Overall gross profit, as a percentage of sales (“Gross Margin”) in 2012 was 29.4%, compared to 28.4% in 2011. The increase in Gross Margin is principally the result of changes in product mix.

 

Our 2012 results reflected continuing improvement in our core business performance and a further tightening of control over overhead costs. This was augmented by non-recurring, non-operating profits from the early repayment discount on a loan, and insurance proceeds from a fire that we suffered in 2010. After suffering large losses in 2010 and 2011 we were able to translate the plans formulated in those years into profits in 2012, and these profits became stronger as the year progressed generating a profit for the year as a whole. We continue to maintain a strong backlog. We are cautious about our future, recognizing that planned growth is not without its challenges. We will need to continue to manage cash very closely to ensure that we have sufficient availability to make principal payments on debt and fund the anticipated shipments of backlog during 2013.

 

The following is a detailed discussion of our results of operations by business segment. 

 

Results of Operations

 

Comparison of the Year Ended December 31, 2012 to the Year Ended December 31, 2011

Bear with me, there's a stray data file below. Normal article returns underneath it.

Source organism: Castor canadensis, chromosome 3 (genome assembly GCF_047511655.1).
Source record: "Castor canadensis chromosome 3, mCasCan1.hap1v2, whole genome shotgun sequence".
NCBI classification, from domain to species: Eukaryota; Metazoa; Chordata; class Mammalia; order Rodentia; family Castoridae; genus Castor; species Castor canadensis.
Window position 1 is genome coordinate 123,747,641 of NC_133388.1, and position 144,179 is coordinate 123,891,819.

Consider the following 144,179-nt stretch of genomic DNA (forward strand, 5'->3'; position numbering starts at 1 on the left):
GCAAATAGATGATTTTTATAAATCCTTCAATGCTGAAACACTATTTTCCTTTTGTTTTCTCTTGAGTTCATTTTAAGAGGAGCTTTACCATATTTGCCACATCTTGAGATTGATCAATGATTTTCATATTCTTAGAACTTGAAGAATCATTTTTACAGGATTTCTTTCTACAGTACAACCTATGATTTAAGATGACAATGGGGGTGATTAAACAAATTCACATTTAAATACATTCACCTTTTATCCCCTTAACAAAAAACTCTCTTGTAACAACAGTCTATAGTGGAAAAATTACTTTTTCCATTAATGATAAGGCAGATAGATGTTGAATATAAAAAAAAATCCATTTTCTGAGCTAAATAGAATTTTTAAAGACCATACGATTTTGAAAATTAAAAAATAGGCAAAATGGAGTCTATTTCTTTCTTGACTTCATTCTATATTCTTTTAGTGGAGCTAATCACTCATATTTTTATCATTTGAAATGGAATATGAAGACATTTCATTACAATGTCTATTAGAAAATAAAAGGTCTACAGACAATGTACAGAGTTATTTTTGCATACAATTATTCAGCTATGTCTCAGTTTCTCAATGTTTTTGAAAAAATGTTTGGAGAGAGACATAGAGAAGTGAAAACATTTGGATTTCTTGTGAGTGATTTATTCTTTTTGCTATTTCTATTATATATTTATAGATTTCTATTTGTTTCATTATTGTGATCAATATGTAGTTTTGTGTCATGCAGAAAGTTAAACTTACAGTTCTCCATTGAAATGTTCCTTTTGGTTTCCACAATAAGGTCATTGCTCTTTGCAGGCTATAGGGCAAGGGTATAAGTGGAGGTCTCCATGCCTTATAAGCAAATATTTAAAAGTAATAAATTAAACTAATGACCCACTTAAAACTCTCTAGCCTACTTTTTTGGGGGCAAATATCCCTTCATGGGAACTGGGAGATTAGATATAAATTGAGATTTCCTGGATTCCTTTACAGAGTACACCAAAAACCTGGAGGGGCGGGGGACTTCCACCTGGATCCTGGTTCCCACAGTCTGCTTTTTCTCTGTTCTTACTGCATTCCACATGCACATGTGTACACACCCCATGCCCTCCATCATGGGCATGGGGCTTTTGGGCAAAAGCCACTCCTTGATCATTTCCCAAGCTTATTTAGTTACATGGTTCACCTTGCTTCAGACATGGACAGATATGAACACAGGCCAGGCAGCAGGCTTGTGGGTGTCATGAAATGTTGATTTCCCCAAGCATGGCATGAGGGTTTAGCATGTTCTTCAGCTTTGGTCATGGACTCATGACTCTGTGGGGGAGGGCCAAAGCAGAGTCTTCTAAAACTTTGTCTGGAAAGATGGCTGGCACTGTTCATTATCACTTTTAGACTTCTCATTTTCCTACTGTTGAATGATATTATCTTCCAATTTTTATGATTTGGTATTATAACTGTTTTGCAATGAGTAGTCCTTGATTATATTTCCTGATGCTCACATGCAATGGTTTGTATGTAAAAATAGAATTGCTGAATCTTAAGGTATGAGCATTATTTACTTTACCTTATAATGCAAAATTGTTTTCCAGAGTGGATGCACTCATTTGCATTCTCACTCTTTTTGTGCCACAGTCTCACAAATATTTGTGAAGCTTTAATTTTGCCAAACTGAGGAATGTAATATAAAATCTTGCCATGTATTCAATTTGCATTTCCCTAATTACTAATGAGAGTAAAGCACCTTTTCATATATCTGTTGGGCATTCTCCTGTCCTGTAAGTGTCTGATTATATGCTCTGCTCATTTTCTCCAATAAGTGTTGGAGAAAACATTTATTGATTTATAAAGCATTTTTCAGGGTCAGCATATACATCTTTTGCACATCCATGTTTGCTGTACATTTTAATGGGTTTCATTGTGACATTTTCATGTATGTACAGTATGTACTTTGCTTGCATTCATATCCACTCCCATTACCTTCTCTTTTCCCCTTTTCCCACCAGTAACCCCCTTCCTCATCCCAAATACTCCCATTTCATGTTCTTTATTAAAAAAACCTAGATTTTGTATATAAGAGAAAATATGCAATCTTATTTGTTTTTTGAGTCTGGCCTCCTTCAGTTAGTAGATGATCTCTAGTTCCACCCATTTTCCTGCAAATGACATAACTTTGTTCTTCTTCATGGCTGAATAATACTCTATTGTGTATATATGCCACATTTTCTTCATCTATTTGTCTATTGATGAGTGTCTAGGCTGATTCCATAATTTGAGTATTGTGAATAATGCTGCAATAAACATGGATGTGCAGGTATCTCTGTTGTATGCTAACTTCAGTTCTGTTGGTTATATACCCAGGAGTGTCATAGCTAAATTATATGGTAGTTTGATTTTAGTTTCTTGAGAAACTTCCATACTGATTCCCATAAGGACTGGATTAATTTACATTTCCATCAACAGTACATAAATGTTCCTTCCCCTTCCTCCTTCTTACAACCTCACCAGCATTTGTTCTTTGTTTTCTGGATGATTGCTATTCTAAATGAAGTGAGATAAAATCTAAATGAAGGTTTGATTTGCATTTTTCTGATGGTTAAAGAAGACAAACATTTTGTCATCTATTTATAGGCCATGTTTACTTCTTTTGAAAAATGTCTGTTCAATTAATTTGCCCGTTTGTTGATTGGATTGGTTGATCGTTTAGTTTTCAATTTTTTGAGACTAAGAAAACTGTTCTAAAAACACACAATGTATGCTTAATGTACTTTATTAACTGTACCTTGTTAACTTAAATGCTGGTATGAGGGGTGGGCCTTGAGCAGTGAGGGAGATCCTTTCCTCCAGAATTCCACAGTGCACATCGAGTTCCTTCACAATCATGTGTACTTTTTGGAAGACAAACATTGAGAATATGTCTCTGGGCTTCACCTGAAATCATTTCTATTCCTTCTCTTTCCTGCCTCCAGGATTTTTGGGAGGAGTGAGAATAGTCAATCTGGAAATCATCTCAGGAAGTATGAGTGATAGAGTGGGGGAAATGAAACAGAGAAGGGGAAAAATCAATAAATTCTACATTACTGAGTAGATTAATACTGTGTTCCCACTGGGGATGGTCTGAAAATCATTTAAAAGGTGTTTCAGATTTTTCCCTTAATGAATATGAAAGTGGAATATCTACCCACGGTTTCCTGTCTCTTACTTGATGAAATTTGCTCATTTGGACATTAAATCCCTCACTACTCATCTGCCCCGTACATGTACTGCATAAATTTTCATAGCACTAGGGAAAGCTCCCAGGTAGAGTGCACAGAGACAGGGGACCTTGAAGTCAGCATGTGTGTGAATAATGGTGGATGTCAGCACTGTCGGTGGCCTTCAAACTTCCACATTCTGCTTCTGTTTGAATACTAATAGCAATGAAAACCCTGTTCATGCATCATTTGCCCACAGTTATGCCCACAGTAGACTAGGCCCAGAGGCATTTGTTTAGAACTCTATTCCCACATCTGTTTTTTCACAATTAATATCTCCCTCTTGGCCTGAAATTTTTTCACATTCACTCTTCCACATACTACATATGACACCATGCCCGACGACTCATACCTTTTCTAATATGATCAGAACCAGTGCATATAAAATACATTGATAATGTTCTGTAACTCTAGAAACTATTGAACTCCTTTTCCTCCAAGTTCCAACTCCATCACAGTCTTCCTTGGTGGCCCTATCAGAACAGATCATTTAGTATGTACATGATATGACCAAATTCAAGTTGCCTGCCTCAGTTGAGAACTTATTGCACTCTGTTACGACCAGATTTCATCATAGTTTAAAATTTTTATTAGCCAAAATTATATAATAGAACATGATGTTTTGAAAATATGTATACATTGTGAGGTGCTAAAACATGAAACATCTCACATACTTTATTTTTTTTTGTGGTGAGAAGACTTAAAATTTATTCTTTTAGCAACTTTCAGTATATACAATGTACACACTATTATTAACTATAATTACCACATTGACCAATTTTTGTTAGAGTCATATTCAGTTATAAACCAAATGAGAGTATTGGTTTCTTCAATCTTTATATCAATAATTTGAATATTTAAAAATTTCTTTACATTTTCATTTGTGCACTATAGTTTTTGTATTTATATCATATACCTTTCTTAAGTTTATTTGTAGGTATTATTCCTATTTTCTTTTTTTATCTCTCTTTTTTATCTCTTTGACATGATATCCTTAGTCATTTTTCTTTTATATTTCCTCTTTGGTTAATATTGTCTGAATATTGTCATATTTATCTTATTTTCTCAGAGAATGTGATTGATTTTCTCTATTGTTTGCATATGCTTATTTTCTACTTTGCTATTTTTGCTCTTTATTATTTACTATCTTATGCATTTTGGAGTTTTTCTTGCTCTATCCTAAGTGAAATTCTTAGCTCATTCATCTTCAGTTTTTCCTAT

Net Sales

 

   Year Ended December 31,   Variance
Favorable (Unfavorable)
 
(in thousands)  2012  2011   Dollar   Percent  
Electronic devices  $24,036   $22,022   $2,014    9.1%
as % of net sales   70.6%   65.7%          
Communications equipment   10,011    11,509    (1,498)   (13.0)%
as % of net sales   29.4%   34.3%          
Total net sales from continuing operations  $34,047   $33,531   $516    1.5%

 

Electronic Devices

 

The increase in sales of our electronic devices in 2012 as compared to 2011 is the result of higher sales of military products and IFE&C devices. We continue to see a steady inflow of orders for these products with quarterly orders averaging in excess of $6 million which is slightly ahead of the levels in 2011.

 

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At March 21, 2013 we had a backlog of $22.4 million compared with a backlog at March 31, 2012 of $23 million, for the electronic devices business, but the Company recognizes that there is a risk that customers may seek to delay production and delivery if the world economy continues to remain weak.

 

Communications Equipment

 

During 2012, net sales within our communications equipment segment declined from the levels experienced in 2011 despite a 6% increase in sales of network access products at our French business unit. The strong performance in France was offset by a 54% ($2 million) decrease of sales from our U.S. business unit. International sales of our French network access products have continued to provide a solid backlog. We continue to actively work to expand our market reach for our French access products into the United States.